According to Steven F. Dansky’s Hot August Night/1970: The Forgotten LGBT Riot, before the police ever arrived at the club that evening, queer people and feminists of all kinds had already gathered in Times Square, to participate in a rally against police violence.
Planning for the action began when two Latinx attendees came to a Gay Liberation Front (GLF) meeting in July to let the largely white, downtown crowd know about the escalating violence against queer and gender non-conforming people in Times Square (primarily, but not exclusively, people of color).
A whole host of organizations would participate in the rally itself, including GLF, the Gay Activists Alliance, the 'Radicalesbians,' and a coalition of women’s liberation groups.
From the beginning, the marchers were prepared for police harassment; along with chants of “gay, gay power to the gay, gay people,” they called out “male chauvinists you better start shakin’—today’s pig is tomorrow’s bacon,” according to an article written by participant Martha Shelley.
After marching around Times Square several times, the protesters spontaneously decided to march down to Christopher Street—“the symbolic birthplace of our movement,” as Kenneth Pitchford described it in an article he later wrote for Double-F, “a magazine of Effeminism.”
Along the way, the marchers were attacked by straight onlookers, who threw bottles and trash from the safety of apartments high above their heads. Not only did the police fail to intervene, according to Shelley, they also refused to bring two wounded marchers to the hospital, leaving community members to bring them by taxi instead.
Thus, the crowd was already on edge by the time they crossed 14th Street; as Pitchford recalled, “If we thought our rage had peaked before, now we felt something new; the hard tightening of something final in our guts.”
When they reached the Women’s House of Detention—the 11-story women’s prison that was once located at the intersection of 6th and Greenwich Aves— they found themselves joined by a large number of “street people,” in Pitchford’s words.
The area around the House of Detention had a reputation as a meeting point for the families and friends of those on the inside (particularly queer women), dating back at least to the 1930s.
Jay Toole, a community organizer who was imprisoned at the House of D multiple times over the course of the 1960s, remembered the prison was occasionally referred to as “the playground” by butches. The corner of 8th Street and 6th Avenue, Toole told me, was “where we met our girls” as they went to or left the House of D.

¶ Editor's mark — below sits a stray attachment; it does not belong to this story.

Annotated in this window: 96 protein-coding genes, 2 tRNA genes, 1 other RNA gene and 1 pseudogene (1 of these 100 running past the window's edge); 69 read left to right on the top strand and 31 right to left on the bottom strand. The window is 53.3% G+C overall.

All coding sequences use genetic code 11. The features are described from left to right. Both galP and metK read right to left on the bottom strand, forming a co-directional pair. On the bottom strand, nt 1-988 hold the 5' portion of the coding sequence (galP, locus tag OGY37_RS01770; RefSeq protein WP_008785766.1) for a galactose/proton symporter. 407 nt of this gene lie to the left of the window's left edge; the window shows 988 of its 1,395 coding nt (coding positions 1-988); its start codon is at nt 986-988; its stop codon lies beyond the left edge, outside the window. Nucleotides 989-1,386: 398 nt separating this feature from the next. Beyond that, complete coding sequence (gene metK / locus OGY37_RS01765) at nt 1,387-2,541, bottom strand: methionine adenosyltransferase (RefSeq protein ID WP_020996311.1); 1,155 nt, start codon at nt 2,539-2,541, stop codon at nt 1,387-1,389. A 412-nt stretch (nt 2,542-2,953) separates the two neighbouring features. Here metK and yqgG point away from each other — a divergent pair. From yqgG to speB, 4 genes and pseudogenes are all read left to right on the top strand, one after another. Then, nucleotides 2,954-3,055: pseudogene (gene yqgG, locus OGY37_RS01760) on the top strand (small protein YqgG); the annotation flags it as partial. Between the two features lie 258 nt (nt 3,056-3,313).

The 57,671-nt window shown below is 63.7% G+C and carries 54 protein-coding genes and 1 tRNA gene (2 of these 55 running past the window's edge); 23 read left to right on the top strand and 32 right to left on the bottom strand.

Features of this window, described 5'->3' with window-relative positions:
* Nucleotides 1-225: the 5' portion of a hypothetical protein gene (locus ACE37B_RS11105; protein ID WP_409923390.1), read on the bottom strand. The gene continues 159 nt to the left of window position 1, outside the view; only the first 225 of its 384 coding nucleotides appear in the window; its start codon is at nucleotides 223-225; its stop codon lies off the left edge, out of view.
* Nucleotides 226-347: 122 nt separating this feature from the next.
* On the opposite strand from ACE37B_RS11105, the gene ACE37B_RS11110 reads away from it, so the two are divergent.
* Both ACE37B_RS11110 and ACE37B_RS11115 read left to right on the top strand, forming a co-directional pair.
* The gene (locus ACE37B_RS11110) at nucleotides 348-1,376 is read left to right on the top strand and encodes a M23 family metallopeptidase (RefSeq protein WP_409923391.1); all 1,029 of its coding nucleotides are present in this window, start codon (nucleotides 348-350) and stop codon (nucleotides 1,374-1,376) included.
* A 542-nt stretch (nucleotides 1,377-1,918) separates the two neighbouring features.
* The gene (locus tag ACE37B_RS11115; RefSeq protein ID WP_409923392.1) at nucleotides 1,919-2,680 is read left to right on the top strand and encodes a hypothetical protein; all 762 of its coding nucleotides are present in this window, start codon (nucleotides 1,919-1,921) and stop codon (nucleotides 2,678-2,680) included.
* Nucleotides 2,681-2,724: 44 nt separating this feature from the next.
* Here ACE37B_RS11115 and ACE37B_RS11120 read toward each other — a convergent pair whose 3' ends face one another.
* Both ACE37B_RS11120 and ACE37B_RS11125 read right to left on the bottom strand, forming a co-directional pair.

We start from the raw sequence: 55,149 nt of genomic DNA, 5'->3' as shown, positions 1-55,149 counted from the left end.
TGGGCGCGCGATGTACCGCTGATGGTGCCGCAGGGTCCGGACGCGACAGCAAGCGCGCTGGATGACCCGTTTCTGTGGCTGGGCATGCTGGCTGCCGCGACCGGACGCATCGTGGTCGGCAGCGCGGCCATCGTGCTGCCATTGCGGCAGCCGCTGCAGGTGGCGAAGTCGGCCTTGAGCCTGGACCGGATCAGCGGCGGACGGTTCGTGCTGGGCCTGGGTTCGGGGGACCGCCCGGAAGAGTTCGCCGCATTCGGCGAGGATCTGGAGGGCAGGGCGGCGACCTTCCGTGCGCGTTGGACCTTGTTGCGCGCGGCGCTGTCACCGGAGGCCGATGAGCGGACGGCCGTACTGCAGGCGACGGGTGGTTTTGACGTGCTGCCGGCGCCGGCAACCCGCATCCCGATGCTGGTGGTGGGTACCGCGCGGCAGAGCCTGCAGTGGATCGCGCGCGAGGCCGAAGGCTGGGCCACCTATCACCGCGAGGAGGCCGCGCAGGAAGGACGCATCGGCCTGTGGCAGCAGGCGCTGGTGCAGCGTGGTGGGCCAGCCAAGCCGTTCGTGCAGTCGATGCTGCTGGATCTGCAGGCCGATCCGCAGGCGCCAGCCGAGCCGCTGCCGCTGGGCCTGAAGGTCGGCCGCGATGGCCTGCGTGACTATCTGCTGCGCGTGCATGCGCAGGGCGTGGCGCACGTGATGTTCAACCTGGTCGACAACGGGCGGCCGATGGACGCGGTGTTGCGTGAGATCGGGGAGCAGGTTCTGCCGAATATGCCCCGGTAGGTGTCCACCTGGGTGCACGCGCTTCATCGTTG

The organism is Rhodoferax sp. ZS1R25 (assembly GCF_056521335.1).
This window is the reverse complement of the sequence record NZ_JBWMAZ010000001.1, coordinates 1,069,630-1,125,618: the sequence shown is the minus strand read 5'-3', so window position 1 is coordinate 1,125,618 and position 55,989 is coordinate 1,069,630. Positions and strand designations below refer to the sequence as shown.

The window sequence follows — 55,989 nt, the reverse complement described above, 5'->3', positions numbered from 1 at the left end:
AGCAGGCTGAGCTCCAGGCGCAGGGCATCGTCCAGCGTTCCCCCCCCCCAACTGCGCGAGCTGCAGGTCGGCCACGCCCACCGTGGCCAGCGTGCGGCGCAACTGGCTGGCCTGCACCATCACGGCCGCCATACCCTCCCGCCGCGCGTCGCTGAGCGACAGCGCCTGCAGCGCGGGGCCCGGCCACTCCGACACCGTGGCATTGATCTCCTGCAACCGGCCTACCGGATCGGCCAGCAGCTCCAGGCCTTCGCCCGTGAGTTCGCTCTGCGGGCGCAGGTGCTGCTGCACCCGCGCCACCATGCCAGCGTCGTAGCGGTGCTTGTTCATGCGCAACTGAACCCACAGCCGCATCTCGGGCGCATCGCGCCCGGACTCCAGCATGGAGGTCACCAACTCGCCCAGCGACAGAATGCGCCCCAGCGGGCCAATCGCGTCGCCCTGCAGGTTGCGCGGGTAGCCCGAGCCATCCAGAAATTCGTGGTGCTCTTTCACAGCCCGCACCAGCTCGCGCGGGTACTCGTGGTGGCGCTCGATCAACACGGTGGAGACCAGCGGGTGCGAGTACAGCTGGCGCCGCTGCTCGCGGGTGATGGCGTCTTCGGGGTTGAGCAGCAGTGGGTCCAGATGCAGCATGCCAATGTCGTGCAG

Most likely, these were the “street people” that joined the protest outside the prison that night. Estimates put the size of the crowd at anywhere from 250 to 2,000 people.
Joan Nestle, the founder of the Lesbian Herstory Archives, called the House of Detention “a warning, a beacon, a reminder and a moment of community,” which was omnipresent in lesbian life in the 1960s.
In the immediate aftermath of the Stonewall Riots, the newly formed Gay Liberation Front helped organize a week of 24/7 protests outside the prison. In March of 1970, a number of women’s liberation groups engaged in a tense, and at times violent, standoff with police outside the prison gates (and later that same night, the police, led by the same officer in charge during the Stonewall raid, attacked The Snake Pit, a gay bar in the Village, perhaps in retribution).
However, according to Stonewall veteran Jim Fouratt, most of the official protests directed at the House of D, even by LGBTQ groups, were over the illegal arrest and detainment of Black Panther Party leaders.
Joan Bird had just been released from the prison a month before The Haven riot, in July of 1970, and Angela Davis would be held there for months starting that October (although Davis wouldn’t publicly come out as a lesbian until the late 1990s, in her autobiographyshe described homosexuality as “one of the centers around which life in the House of Detention revolved.”)
This relationship of support was not one way. Just a few months before The Haven raid, the Black Panther Party’s Minister of Defense, Huey P. Newton, had issued a statement calling for the Panthers to “try to form a working coalition with the Gay Liberation and Women's Liberation Groups” (most likely influenced by his friendship with civil rights and gay power activist Kiyoshi Kuromiya).